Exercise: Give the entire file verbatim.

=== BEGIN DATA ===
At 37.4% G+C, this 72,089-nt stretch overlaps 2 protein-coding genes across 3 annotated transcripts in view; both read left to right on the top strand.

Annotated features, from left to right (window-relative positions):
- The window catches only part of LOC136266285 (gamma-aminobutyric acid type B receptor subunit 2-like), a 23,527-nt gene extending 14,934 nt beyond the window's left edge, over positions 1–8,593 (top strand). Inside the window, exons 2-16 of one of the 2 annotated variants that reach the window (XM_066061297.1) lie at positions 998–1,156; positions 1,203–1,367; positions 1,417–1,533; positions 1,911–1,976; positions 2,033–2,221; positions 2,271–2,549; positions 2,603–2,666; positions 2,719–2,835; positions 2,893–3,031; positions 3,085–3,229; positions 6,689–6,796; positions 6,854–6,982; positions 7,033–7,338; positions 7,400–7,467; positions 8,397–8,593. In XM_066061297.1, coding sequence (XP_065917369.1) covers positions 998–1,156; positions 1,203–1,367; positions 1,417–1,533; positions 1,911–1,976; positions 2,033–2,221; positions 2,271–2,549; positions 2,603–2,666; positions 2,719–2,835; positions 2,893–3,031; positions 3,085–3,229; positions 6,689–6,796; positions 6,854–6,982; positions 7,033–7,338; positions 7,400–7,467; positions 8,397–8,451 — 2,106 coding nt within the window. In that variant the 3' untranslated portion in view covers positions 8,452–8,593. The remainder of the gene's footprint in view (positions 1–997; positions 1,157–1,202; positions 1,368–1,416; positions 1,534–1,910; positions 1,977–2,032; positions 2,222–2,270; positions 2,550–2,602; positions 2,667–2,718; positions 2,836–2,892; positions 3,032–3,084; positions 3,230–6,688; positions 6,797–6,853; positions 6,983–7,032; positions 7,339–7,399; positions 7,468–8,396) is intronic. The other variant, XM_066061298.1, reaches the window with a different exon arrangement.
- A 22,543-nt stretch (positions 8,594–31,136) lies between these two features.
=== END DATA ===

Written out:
At 37.4% G+C, this 72,089-nt stretch overlaps 2 protein-coding genes across 3 annotated transcripts in view; both read left to right on the top strand.

Annotated features, from left to right (window-relative positions):
- The window catches only part of LOC136266285 (gamma-aminobutyric acid type B receptor subunit 2-like), a 23,527-nt gene extending 14,934 nt beyond the window's left edge, over positions 1–8,593 (top strand). Inside the window, exons 2-16 of one of the 2 annotated variants that reach the window (XM_066061297.1) lie at positions 998–1,156; positions 1,203–1,367; positions 1,417–1,533; positions 1,911–1,976; positions 2,033–2,221; positions 2,271–2,549; positions 2,603–2,666; positions 2,719–2,835; positions 2,893–3,031; positions 3,085–3,229; positions 6,689–6,796; positions 6,854–6,982; positions 7,033–7,338; positions 7,400–7,467; positions 8,397–8,593. In XM_066061297.1, coding sequence (XP_065917369.1) covers positions 998–1,156; positions 1,203–1,367; positions 1,417–1,533; positions 1,911–1,976; positions 2,033–2,221; positions 2,271–2,549; positions 2,603–2,666; positions 2,719–2,835; positions 2,893–3,031; positions 3,085–3,229; positions 6,689–6,796; positions 6,854–6,982; positions 7,033–7,338; positions 7,400–7,467; positions 8,397–8,451 — 2,106 coding nt within the window. In that variant the 3' untranslated portion in view covers positions 8,452–8,593. The remainder of the gene's footprint in view (positions 1–997; positions 1,157–1,202; positions 1,368–1,416; positions 1,534–1,910; positions 1,977–2,032; positions 2,222–2,270; positions 2,550–2,602; positions 2,667–2,718; positions 2,836–2,892; positions 3,032–3,084; positions 3,230–6,688; positions 6,797–6,853; positions 6,983–7,032; positions 7,339–7,399; positions 7,468–8,396) is intronic. The other variant, XM_066061298.1, reaches the window with a different exon arrangement.
- A 22,543-nt stretch (positions 8,594–31,136) lies between these two features.